March 18, 2021
I am writing to condemn, in the strongest possible terms, the rise in hate crimes and negative bias incidents against Asian Americans. I write not only as department chair, but as a researcher who has spent her career studying immigrant and minority youth, and as an Asian American woman. Two days ago, a white male suspect murdered 8 people in the Atlanta area, 6 of whom were Asian American women. He targeted “Asian” spas. This was a heinous hate crime against Asian American women. Yesterday, in San Francisco, a 75-year old Asian American woman was attacked without provocation by a 39-year old white man. She fought back after he attacked her and an 83-year old Asian American man. My Chinese American mother lives in San Francisco, and for the first time in her time in the US, she is scared to leave her house for fear of random attacks by strangers.
These are just the latest incidents resulting from the years of hatred and vitriol against Asian Americans, beginning with the Page Act of 1875, the Chinese Exclusion Act of 1882, the Asiatic Barred Zone Act of 1917, and of course the internment of Japanese Americans during WWII. The violence against Asian Americans has continued throughout our history in the images of Asian Americans as diseased and immoral. Asian American women have been portrayed as sexual objects in the mainstream and porn film industry, as well as by dating sites and sexual tourism. Asian Americans additionally are projected as both invisible – we are not considered white nor are we often counted as minorities – except when used as “model minorities” so as to attack other minorities. However, we are also viewed as forever foreign and never fully American. Every Asian American has been asked where they are from and how they learned to speak English so well. Unfortunately, with the COVID-19 pandemic and the encouragement of some politicians and other pundits, Asian Americans also carry the burden of the embodiment of the novel coronavirus.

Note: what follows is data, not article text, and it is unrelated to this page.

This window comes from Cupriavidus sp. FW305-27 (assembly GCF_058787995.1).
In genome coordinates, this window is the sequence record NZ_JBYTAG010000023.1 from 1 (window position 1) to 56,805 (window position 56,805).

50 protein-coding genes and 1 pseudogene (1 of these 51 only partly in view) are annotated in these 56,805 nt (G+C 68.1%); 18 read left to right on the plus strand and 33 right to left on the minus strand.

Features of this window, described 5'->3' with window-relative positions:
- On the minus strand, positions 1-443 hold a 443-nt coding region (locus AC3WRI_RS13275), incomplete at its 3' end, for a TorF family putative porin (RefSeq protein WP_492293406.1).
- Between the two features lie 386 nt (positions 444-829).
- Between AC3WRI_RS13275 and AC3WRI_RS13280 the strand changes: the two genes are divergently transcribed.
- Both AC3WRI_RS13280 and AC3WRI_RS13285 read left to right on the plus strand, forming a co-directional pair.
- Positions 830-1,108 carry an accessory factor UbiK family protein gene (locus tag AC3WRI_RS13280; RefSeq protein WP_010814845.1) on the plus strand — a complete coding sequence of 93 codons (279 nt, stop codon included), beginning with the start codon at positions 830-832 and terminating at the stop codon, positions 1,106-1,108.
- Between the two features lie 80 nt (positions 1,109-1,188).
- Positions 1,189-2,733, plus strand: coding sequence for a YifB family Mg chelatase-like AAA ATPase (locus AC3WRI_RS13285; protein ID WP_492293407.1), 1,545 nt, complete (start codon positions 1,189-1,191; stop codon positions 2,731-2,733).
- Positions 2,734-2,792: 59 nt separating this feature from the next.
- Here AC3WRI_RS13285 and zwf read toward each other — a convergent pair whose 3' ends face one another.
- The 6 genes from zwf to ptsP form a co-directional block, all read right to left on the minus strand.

I wish to express my full support of all of minority students, but especially our Asian American students and colleagues during this difficult time.
With Much Love,
Chair and IBM Professor of Sociology
Professor of Ethnicity, Race, and Migration (by Courtesy)
Faculty Director, Education Studies
Director, Center for Empirical Research on Stratification and Inequality (CERSI)